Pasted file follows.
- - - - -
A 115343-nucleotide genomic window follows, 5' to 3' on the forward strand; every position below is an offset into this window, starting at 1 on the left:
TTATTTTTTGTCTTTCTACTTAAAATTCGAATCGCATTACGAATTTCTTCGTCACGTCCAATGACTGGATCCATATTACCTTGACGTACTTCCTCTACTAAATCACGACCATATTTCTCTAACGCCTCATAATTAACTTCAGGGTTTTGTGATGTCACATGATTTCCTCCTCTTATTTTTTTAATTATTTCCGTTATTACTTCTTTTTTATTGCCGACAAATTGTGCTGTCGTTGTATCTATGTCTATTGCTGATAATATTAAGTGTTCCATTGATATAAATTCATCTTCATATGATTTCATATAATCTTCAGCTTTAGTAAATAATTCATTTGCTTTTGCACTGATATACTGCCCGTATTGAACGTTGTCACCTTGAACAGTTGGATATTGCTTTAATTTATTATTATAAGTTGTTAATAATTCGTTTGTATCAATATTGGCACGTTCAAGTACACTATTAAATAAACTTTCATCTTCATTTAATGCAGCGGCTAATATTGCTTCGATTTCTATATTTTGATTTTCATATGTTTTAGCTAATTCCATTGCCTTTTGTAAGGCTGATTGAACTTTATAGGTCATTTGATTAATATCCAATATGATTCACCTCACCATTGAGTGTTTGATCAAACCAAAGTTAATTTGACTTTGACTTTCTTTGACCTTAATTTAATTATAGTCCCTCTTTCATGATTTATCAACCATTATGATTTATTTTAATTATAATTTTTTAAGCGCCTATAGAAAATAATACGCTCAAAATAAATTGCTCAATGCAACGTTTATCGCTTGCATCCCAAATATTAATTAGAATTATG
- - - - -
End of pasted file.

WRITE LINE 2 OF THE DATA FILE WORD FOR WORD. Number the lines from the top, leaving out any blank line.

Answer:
TTATTTTTTGTCTTTCTACTTAAAATTCGAATCGCATTACGAATTTCTTCGTCACGTCCAATGACTGGATCCATATTACCTTGACGTACTTCCTCTACTAAATCACGACCATATTTCTCTAACGCCTCATAATTAACTTCAGGGTTTTGTGATGTCACATGATTTCCTCCTCTTATTTTTTTAATTATTTCCGTTATTACTTCTTTTTTATTGCCGACAAATTGTGCTGTCGTTGTATCTATGTCTATTGCTGATAATATTAAGTGTTCCATTGATATAAATTCATCTTCATATGATTTCATATAATCTTCAGCTTTAGTAAATAATTCATTTGCTTTTGCACTGATATACTGCCCGTATTGAACGTTGTCACCTTGAACAGTTGGATATTGCTTTAATTTATTATTATAAGTTGTTAATAATTCGTTTGTATCAATATTGGCACGTTCAAGTACACTATTAAATAAACTTTCATCTTCATTTAATGCAGCGGCTAATATTGCTTCGATTTCTATATTTTGATTTTCATATGTTTTAGCTAATTCCATTGCCTTTTGTAAGGCTGATTGAACTTTATAGGTCATTTGATTAATATCCAATATGATTCACCTCACCATTGAGTGTTTGATCAAACCAAAGTTAATTTGACTTTGACTTTCTTTGACCTTAATTTAATTATAGTCCCTCTTTCATGATTTATCAACCATTATGATTTATTTTAATTATAATTTTTTAAGCGCCTATAGAAAATAATACGCTCAAAATAAATTGCTCAATGCAACGTTTATCGCTTGCATCCCAAATATTAATTAGAATTATG